Handlers, in avoiding injury to themselves, may resort to using jiggers or to striking the animals in an attempt to move them. In this way a vicious circle is created; the highly fearful animal becomes even more fearful and behaves even more wildly and erratically.

Moving animals

Many methods of mustering and moving livestock use fear to stimulate the cattle to move away from the fear inducer. Methods that exploit the natural tendencies of cattle result in more controllable responses, making the task faster, easier and less stressful for everyone.


Cattle have a number of tendencies that we can exploit when moving them:

  • They perceive humans (and dogs) as potential predators and have an innate fear of them.
  • When a potential predator is first detected they will stand and turn to look directly at it. This is because their peripheral vision (that at the edge of their visual field) is not good at determining detail and so they have to focus on an object by looking directly at it.
  • They are unable to see an object or person directly behind them because of their ‘blind spot’ (diagram 1).
  • They will maintain a certain distance from potential predators, which is the so-called flight distance or flight zone (diagram 1).
  • Being herding animals they will bunch together rather than scatter in the presence of a potential predator.

Handling cattle

Diagram 1. Flight zone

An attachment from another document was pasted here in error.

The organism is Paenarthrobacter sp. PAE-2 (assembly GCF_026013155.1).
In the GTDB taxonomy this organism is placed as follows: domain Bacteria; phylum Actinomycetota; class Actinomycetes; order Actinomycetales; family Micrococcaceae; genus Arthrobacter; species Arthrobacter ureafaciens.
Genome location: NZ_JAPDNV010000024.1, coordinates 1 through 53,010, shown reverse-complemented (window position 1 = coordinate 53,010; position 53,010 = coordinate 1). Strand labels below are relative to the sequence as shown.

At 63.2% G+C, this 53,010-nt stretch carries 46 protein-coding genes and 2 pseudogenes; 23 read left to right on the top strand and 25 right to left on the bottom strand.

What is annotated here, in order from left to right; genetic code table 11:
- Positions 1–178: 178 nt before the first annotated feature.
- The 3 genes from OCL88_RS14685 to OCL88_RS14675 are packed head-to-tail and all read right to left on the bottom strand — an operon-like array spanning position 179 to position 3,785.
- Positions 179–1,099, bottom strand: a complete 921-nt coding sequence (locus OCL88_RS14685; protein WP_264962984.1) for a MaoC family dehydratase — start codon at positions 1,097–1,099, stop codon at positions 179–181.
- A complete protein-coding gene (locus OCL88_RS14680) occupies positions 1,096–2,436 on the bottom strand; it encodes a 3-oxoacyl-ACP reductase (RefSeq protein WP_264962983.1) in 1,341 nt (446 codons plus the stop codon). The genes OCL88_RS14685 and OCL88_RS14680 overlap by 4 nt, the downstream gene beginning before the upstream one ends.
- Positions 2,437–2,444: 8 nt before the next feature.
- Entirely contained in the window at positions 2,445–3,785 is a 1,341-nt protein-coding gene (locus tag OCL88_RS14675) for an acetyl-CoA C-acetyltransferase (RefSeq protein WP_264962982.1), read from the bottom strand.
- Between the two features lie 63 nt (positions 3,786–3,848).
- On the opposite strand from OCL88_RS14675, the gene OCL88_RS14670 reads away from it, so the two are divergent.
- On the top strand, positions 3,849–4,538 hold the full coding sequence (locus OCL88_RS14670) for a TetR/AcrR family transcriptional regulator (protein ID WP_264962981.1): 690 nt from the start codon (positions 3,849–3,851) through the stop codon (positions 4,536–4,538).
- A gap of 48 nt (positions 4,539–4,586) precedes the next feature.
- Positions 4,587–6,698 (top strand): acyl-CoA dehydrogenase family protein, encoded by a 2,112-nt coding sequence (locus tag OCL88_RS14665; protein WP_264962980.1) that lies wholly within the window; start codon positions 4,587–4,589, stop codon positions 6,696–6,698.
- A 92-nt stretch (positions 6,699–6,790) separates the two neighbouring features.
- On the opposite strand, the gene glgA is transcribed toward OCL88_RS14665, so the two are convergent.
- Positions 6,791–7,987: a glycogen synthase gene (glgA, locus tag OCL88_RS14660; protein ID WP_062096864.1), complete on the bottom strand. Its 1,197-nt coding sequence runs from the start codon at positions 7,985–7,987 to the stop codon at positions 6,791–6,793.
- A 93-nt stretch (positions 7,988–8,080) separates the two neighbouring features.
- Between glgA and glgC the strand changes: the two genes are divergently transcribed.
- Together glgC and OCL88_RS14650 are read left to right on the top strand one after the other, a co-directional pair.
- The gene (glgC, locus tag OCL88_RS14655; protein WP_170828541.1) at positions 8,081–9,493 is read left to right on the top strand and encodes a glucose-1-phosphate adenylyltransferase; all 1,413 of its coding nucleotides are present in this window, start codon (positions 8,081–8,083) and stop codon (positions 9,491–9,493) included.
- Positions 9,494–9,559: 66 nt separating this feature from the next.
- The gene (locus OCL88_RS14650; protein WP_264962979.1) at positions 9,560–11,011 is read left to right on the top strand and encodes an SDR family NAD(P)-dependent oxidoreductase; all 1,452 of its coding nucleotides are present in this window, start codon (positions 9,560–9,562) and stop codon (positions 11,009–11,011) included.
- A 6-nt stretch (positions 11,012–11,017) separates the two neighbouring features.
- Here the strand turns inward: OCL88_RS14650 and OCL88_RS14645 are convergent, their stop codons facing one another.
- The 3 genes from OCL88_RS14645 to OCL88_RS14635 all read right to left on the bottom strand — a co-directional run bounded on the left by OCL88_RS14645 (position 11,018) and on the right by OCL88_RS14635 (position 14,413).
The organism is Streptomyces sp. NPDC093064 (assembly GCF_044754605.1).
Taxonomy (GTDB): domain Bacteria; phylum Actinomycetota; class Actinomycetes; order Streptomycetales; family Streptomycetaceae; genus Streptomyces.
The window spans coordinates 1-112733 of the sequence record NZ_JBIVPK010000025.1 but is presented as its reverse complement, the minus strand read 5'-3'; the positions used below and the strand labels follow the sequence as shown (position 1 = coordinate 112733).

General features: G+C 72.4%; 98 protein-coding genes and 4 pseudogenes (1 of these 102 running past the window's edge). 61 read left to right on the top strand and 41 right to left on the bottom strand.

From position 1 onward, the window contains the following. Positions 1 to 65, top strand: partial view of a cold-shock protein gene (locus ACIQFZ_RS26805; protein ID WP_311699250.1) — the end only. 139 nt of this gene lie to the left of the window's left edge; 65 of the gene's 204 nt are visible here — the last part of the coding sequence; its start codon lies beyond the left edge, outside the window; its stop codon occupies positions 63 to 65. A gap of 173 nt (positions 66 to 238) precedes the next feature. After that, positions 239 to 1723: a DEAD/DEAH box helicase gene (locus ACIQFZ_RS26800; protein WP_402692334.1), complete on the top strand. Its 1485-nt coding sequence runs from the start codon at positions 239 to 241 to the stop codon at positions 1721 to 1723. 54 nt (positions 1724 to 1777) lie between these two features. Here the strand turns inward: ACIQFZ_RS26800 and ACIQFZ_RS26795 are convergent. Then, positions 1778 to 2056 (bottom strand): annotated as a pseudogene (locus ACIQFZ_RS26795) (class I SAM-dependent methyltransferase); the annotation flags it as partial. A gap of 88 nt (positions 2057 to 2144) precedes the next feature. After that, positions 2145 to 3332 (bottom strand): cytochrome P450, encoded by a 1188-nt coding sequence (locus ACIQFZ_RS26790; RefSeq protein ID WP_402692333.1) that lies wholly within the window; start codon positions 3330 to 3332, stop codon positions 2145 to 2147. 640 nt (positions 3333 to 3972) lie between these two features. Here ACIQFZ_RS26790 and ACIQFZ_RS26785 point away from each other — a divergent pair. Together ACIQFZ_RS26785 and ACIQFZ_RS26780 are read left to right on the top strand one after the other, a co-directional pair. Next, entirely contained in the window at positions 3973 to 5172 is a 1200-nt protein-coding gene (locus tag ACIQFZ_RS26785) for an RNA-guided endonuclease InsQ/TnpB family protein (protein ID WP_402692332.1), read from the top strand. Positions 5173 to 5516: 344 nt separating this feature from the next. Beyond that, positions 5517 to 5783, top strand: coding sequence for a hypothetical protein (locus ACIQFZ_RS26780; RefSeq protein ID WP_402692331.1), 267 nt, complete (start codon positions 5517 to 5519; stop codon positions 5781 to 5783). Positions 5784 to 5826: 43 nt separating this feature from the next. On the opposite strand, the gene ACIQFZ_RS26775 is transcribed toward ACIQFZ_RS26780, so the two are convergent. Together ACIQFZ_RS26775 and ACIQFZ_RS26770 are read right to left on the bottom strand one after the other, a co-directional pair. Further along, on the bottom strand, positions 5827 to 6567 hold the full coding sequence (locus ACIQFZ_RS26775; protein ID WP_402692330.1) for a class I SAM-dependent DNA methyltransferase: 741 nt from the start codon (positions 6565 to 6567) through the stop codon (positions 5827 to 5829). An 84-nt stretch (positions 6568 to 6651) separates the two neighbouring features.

Source: Dr Temple Grandin, Department of Animal Science, Colorado State University (2011)

Good movement when handling cattle

Low stress stock handling is a method taught by Bud Williams, a well-known and respected livestock handler from the USA, among others. The method aims to achieve what is called ‘good’ movement. Good movement is when animals are moving smoothly and are all heading in the same direction (such as when cattle walk to water). Good movement encourages other animals to follow. ‘Bad’ movement prevents animals from following and is shown when animals are hesitant to move, turn away from the desired direction of travel and/or attempt to circle or cut back.

The basic principles described below apply whether you are moving individual animals or groups. The method works best with animals that have a fairly large flight zone, as it is difficult to produce the desired predator avoidance behaviours in tame cattle.

Animals that are handled quietly and calmly on a regular basis learn that the handler(s) will not pressure them so hard as to cause fear. Each time you work your animals in this way you are training them to have good movement. The low stress, therefore, not only applies to the animals, but also to the handlers.